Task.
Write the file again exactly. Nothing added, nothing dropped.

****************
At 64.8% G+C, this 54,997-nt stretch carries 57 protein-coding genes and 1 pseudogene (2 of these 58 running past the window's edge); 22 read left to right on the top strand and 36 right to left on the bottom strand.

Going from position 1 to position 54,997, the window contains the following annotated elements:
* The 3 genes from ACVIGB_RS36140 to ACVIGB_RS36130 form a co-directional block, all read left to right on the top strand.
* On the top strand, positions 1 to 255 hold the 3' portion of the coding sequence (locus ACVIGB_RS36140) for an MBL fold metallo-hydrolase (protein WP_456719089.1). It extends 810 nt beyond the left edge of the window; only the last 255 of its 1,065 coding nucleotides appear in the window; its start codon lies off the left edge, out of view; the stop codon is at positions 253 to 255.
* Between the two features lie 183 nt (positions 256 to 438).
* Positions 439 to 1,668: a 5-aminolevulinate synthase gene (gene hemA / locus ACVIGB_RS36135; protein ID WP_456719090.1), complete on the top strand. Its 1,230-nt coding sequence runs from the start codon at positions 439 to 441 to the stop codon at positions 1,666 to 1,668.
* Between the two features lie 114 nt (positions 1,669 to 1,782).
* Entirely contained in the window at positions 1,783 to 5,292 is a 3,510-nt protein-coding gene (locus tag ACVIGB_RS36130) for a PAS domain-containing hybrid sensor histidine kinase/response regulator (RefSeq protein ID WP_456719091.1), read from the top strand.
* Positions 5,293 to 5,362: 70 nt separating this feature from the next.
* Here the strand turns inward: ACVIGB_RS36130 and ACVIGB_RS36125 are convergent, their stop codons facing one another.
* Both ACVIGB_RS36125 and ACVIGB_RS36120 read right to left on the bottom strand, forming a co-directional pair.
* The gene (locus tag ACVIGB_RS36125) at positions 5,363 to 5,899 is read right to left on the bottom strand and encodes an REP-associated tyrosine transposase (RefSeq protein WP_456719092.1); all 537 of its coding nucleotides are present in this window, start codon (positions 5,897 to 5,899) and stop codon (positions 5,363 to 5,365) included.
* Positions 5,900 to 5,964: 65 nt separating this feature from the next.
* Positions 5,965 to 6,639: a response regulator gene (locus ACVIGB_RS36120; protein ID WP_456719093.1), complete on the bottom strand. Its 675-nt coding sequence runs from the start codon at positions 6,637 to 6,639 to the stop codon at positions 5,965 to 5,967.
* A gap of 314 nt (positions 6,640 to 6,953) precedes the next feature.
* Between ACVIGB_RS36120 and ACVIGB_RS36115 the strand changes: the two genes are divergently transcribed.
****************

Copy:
At 64.8% G+C, this 54,997-nt stretch carries 57 protein-coding genes and 1 pseudogene (2 of these 58 running past the window's edge); 22 read left to right on the top strand and 36 right to left on the bottom strand.

Going from position 1 to position 54,997, the window contains the following annotated elements:
* The 3 genes from ACVIGB_RS36140 to ACVIGB_RS36130 form a co-directional block, all read left to right on the top strand.
* On the top strand, positions 1 to 255 hold the 3' portion of the coding sequence (locus ACVIGB_RS36140) for an MBL fold metallo-hydrolase (protein WP_456719089.1). It extends 810 nt beyond the left edge of the window; only the last 255 of its 1,065 coding nucleotides appear in the window; its start codon lies off the left edge, out of view; the stop codon is at positions 253 to 255.
* Between the two features lie 183 nt (positions 256 to 438).
* Positions 439 to 1,668: a 5-aminolevulinate synthase gene (gene hemA / locus ACVIGB_RS36135; protein ID WP_456719090.1), complete on the top strand. Its 1,230-nt coding sequence runs from the start codon at positions 439 to 441 to the stop codon at positions 1,666 to 1,668.
* Between the two features lie 114 nt (positions 1,669 to 1,782).
* Entirely contained in the window at positions 1,783 to 5,292 is a 3,510-nt protein-coding gene (locus tag ACVIGB_RS36130) for a PAS domain-containing hybrid sensor histidine kinase/response regulator (RefSeq protein ID WP_456719091.1), read from the top strand.
* Positions 5,293 to 5,362: 70 nt separating this feature from the next.
* Here the strand turns inward: ACVIGB_RS36130 and ACVIGB_RS36125 are convergent, their stop codons facing one another.
* Both ACVIGB_RS36125 and ACVIGB_RS36120 read right to left on the bottom strand, forming a co-directional pair.
* The gene (locus tag ACVIGB_RS36125) at positions 5,363 to 5,899 is read right to left on the bottom strand and encodes an REP-associated tyrosine transposase (RefSeq protein WP_456719092.1); all 537 of its coding nucleotides are present in this window, start codon (positions 5,897 to 5,899) and stop codon (positions 5,363 to 5,365) included.
* Positions 5,900 to 5,964: 65 nt separating this feature from the next.
* Positions 5,965 to 6,639: a response regulator gene (locus ACVIGB_RS36120; protein ID WP_456719093.1), complete on the bottom strand. Its 675-nt coding sequence runs from the start codon at positions 6,637 to 6,639 to the stop codon at positions 5,965 to 5,967.
* A gap of 314 nt (positions 6,640 to 6,953) precedes the next feature.
* Between ACVIGB_RS36120 and ACVIGB_RS36115 the strand changes: the two genes are divergently transcribed.